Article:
Make sure to double-check this against the size of your home gym. The last thing you want to do is order a whole rack only to realize it doesn’t fit into the space you’re looking for.

Pull-Up Bar

Some wall-mounted squat racks have a pull-up bar as standard – for pull-ups and to add extra stability to their frame for squatting. 

Pull-up bars are a good addition, and a product with a high-quality build with appropriate knurling is a good choice. This isn’t going to make or break a product for most people.

Still, it’s an excellent bonus to get if you’re looking to develop upper and lower body strength with your rack.

J Hooks

Better J-hooks make for better durability and function.

J-hooks that are rubberized and rounded are superior to those with a flat or unprotected surface. These can cause friction on the bar, which damages it and is less stable, and introduces more instability to lifting.

Better j-hooks tend to be a luxury purchase. But they can be bought aftermarket, so it could always be a secondary purchase if you’re on a tight budget right now.

Other Accessories 

Wall-mounted squat racks are more like squat stands – they’re designed to be used in the same ways. Often, that involves using a platform for squatting.

However, some wall-mounted squat racks do offer a range of accessories. The nature of the build limits them slightly compared to a power rack or half-rack. 

Spotter arms or safeties are not usually standard but can often be attached to the rack. They are less effective due to the leverage they put on the wall itself, so you need to be careful on the length of your safety arms.

Dip stations also have this problem, and plate storage is usually not recommended due to the lighter construction of a wall-mounted rack.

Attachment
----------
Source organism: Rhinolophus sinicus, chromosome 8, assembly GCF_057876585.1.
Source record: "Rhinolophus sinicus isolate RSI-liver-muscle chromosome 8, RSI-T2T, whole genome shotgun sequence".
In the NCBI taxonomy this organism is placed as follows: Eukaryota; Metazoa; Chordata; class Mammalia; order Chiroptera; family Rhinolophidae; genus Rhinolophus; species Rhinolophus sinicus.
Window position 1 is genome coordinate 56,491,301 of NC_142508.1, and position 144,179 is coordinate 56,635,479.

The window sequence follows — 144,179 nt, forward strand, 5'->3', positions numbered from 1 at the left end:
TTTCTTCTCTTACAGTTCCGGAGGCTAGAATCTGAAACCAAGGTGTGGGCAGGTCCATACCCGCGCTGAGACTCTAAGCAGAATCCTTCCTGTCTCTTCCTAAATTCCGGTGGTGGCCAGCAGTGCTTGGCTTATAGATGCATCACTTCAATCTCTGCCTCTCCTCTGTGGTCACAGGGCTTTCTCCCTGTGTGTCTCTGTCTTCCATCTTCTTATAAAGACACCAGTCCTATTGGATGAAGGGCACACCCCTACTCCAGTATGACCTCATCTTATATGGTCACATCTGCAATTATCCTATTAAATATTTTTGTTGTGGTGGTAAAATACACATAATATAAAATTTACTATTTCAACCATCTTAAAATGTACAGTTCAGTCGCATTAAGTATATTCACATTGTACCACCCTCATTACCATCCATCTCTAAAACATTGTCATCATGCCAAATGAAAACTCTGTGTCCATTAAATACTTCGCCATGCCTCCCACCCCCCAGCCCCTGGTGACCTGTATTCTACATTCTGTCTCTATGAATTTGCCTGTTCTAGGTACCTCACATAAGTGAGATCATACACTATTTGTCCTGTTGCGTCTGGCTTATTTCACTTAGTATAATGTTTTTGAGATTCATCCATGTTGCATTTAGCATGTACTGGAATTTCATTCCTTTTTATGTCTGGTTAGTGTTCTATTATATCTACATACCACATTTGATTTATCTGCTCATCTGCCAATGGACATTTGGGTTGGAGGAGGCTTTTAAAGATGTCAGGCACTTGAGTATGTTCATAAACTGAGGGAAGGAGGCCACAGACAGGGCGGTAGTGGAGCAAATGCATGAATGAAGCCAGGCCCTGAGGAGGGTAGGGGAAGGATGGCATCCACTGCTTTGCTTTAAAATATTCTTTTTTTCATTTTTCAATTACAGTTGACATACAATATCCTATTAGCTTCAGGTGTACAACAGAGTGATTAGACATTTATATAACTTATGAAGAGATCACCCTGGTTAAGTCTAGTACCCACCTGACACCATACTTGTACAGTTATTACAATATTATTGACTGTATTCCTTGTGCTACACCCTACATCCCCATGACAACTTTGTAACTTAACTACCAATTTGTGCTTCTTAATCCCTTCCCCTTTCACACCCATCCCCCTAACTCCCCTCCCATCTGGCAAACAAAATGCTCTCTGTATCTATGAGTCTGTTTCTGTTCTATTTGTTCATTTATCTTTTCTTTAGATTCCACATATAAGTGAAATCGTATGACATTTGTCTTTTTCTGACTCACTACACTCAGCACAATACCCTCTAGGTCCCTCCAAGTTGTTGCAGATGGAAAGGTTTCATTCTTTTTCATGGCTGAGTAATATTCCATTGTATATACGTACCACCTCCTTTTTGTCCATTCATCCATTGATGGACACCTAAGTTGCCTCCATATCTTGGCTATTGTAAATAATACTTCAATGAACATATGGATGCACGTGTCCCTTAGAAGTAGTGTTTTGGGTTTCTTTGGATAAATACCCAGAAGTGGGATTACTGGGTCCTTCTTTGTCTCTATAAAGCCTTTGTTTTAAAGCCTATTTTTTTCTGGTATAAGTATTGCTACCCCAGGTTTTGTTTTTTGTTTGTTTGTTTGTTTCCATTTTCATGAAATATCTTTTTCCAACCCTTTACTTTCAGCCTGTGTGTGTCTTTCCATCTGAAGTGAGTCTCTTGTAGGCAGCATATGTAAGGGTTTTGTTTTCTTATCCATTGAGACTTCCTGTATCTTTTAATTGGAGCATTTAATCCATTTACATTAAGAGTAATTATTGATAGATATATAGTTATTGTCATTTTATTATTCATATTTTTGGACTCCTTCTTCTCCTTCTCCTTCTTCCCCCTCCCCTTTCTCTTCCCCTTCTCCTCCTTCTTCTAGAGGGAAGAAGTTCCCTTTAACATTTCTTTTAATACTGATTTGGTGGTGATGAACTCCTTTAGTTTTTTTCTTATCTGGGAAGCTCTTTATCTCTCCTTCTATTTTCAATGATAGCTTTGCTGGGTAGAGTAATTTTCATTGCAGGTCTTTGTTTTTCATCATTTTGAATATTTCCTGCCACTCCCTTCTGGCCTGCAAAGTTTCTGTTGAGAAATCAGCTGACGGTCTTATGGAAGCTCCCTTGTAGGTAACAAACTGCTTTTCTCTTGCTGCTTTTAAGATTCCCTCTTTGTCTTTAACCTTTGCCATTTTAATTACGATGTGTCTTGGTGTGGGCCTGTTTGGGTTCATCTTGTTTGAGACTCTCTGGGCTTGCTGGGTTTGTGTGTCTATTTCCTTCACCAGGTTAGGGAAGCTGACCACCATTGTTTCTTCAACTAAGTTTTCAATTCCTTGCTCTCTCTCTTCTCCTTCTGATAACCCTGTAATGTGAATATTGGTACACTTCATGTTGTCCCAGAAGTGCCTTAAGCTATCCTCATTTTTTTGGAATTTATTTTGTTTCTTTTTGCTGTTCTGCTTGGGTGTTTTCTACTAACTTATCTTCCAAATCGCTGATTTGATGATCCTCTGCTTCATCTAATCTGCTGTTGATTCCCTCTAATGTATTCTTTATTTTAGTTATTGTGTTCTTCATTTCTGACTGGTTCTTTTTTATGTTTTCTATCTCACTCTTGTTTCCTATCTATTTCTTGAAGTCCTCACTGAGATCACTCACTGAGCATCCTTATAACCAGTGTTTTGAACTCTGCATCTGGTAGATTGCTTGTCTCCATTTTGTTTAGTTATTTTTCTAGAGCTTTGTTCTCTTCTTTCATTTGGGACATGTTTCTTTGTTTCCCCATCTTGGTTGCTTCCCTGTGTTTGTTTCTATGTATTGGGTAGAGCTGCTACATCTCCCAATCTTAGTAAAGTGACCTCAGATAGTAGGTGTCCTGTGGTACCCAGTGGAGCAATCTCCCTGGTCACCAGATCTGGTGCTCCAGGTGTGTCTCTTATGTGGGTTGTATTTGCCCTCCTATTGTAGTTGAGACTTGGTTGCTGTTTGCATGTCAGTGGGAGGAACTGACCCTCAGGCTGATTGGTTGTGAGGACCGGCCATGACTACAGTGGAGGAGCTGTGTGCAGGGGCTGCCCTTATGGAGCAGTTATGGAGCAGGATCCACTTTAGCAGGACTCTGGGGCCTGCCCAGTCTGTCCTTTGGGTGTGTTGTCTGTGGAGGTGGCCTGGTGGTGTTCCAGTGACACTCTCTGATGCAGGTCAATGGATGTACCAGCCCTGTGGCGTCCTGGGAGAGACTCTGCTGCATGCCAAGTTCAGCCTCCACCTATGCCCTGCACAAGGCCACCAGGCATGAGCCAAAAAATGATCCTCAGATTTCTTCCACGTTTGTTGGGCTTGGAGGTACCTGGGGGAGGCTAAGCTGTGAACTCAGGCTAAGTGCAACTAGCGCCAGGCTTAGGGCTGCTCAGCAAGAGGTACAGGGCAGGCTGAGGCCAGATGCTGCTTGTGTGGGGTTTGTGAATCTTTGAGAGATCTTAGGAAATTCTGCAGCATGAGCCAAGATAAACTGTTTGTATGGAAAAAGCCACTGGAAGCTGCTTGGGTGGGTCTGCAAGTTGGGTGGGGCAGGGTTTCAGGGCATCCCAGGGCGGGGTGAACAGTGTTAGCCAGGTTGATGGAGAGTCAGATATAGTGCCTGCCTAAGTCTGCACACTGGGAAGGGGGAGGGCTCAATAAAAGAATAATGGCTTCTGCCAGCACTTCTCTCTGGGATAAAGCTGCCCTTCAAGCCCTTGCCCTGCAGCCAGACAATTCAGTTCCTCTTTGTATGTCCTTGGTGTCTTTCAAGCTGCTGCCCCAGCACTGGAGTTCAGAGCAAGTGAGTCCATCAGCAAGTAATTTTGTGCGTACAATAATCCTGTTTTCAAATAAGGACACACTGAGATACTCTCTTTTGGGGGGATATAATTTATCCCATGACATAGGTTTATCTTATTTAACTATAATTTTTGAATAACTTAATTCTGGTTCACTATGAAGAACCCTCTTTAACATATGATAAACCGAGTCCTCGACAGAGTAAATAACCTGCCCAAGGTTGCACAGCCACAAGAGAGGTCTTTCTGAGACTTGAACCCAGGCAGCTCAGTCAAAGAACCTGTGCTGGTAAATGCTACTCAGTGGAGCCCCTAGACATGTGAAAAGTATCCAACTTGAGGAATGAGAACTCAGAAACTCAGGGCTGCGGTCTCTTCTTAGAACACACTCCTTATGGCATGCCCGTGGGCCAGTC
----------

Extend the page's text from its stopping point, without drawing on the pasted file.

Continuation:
Folding benches can be a great choice, but this depends on the model and brand since they’re quite niche accessories.

How to Choose the Best Wall-Mounted Rack

How Much and What Space Do You Have?

This is the central question when it comes to all squat racks. You need to ensure you have the appropriate space to use your rack – this will determine your options.

If you are really strapped for space, check our guide to the Best Wall-Mounted Folding Racks – the products on this list are all great space-savers. 

You need to take measurements of the size of your space and then the internal space you get from a rack, as well as the overhead clearance you can afford. Bigger racks are – generally – better, but they come at a price and eat up more space.

How Strong are Your Walls?

Heavier racks and longer levers require stronger walls – as they place more stress on them.

Weaker walls – especially drywall with softwoods underneath – will limit how much load you can put on the rack. Safety pins/spotter arms are also a concern here, as they place the load far away from the wall.

Stronger walls mean more choice when it comes to the rack you’re using. Make sure you check in on the specifics of your building online to make sure your walls can handle the required fixtures.

What is Your Budget?

Budget always mattered – it’s your hard-earned money, and you want to get the most for it.

It’s an important piece of equipment to spend money on – and it’s better to invest for the long-term if you have the budget. Better quality matters: you could be squatting with this rack for decades.

What Accessories Do You Need?

This another personal one to consider: what do you need from your squat rack other than squatting?

We’re all at different places on this spectrum. For example, the costs and benefits of a dip station depend on what you want from your investment!

How Heavy Do You Lift?

This is simple: heavier lifting requires a better weight rating from the rack.

Some racks aren’t prepared for lifting over 600lbs, which can be a real limitation. It’s not only that this is the weight it tops out at, but also the extra “headroom” it has for dealing with momentum and other forces – such as when dropping a barbell.

You don’t ever want to miss a lift – obviously – but better weight ratings save you the worry. 

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A great squat rack is all about maximizing what you get out of the space. It’s about a high return on your cash in the form of durability, function, and longevity – features add up, but fundamentals are always king.

If you’re looking for a space-saving rack for your home gym, then the Rogue RML-90 Slim Rack is a great option.